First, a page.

mikelietz dot org



First, folks, let me preface this with the statement that this is all that I intend to write regarding the events of 11 Sept. 2001, and I mean no disrespect by it. I understand that it was a tragic thing in New York and Washington, but more than a month has passed and too many people are waving flags around and dwelling in the past.

Mind you, I'm a callous prick from Ohio who's never sensitive enough about these sorts of things. I just think that it's high time we stopped all the pitying and being pitied and got back on with being the home of the brave and the land of the free.

And as for that freedom, we seem willing to give up some of our mandated freedoms just for a renewed sense of security. I took up flying again today (26/10/2001), and let me be the first to say that there are some freedoms I don't want to give up.

I'm willing to put up with slightly longer lines, also with the need to flash my ID three times extra and I'm almost in favor of keeping only ticketed passengers in the already overcrowded departure areas. I'll put my tool with it's three inch blade in my suitcase, and carry my laptop through the metal detectors.

But at Chicago Midway (MDW) airport today I had deny one freedom too many. I'm of course talking about the new automatic drinking fountains.

It seems that somebody has determined that people are taking too many sips at the drinking fountains, so now even if you hold in the button, you only get fifteen seconds of water. I counted. Fifteen per push, shove, poke or prod.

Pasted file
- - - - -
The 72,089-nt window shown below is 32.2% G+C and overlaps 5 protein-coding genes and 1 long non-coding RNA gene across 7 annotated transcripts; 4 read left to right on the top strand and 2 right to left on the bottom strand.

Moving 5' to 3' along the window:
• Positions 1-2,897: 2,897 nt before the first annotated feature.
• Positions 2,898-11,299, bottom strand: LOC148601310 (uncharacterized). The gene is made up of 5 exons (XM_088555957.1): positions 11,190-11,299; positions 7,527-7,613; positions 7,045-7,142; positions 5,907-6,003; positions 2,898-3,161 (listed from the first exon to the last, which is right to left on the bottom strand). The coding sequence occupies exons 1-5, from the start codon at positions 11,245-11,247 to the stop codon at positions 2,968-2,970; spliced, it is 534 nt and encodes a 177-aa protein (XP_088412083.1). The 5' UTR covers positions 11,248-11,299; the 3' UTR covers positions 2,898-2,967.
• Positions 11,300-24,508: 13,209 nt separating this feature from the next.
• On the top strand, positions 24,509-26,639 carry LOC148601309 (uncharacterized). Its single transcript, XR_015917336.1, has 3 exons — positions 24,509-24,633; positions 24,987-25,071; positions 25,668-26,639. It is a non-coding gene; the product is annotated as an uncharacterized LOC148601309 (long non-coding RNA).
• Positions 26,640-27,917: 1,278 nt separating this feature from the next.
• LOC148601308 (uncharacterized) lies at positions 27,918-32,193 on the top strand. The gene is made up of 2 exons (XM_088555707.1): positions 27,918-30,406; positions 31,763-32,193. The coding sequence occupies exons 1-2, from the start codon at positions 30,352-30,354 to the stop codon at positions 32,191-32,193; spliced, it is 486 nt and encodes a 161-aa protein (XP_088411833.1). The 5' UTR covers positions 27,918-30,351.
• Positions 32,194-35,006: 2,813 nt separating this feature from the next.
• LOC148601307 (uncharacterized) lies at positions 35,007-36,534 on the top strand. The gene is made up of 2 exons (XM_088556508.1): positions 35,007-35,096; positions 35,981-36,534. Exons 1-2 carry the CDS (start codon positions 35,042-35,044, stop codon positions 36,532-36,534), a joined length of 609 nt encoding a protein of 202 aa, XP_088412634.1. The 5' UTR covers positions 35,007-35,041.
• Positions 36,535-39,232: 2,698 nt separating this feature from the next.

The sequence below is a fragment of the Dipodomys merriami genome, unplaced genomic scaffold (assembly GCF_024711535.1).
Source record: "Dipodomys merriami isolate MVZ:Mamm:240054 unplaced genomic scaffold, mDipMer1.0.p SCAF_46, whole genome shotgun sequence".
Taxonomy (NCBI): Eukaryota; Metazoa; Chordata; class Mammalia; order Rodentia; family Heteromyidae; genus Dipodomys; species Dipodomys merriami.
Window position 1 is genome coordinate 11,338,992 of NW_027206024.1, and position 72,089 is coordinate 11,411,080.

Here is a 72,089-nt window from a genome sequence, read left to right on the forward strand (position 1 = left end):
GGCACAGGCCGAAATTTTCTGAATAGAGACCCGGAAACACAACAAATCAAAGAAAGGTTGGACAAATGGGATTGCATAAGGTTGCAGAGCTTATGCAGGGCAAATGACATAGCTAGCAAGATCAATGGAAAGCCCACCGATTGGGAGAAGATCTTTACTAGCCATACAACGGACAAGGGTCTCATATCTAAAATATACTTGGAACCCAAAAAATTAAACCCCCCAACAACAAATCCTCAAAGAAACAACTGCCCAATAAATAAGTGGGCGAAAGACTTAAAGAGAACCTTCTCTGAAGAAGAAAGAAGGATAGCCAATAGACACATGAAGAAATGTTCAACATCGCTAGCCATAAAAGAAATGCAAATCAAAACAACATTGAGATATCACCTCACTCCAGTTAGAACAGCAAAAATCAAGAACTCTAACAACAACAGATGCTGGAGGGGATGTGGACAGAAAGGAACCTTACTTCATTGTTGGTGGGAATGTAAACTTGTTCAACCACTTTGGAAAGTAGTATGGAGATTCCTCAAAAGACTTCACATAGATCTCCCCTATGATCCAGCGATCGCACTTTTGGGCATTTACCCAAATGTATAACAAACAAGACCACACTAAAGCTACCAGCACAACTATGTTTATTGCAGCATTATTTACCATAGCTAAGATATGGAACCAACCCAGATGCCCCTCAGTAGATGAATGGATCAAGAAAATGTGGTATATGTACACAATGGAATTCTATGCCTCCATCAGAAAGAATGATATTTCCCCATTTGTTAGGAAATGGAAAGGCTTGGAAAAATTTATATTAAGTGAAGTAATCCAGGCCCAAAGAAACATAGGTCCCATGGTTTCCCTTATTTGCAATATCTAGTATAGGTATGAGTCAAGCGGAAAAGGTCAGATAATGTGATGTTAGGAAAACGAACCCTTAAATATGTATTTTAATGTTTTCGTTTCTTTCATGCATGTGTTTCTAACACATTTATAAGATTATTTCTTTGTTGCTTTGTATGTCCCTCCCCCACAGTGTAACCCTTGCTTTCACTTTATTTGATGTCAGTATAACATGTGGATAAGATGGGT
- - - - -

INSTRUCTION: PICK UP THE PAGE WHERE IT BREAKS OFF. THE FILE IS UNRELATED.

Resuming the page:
Then you have to push the button again, for another barely refreshing fifteen. A minor inconvenience, you might say.

Nay, says I. Who has the right to decide how long I want to take a drink? Who moreover lays out the capital to develop and deploy these time-limited drinking fountains, when that money could be better spent solving real problems?

I know that this is a different situation from my disdain for automagically flushing toilets--The reasoning behind this upgrade doesn't lie in a pragmatic approach to current society. At least I don't think so.

I can't for the life of me figure out why having the ability to control the amount of water that you drink from a publicly provided, free spigot should be out of your hands. Can you? Is this a plan to abate the long lines that don't form behind popular fountains? Could fifteen seconds' worth be the proper amount of water per person per drink? Is that all that's safe to drink? Or is it one more small part of the grand scheme for us to accept total mechanical domination over our entire lives? Or is it just some cruel corporate joke?

I don't know about you, but this is one I don't want to let get away.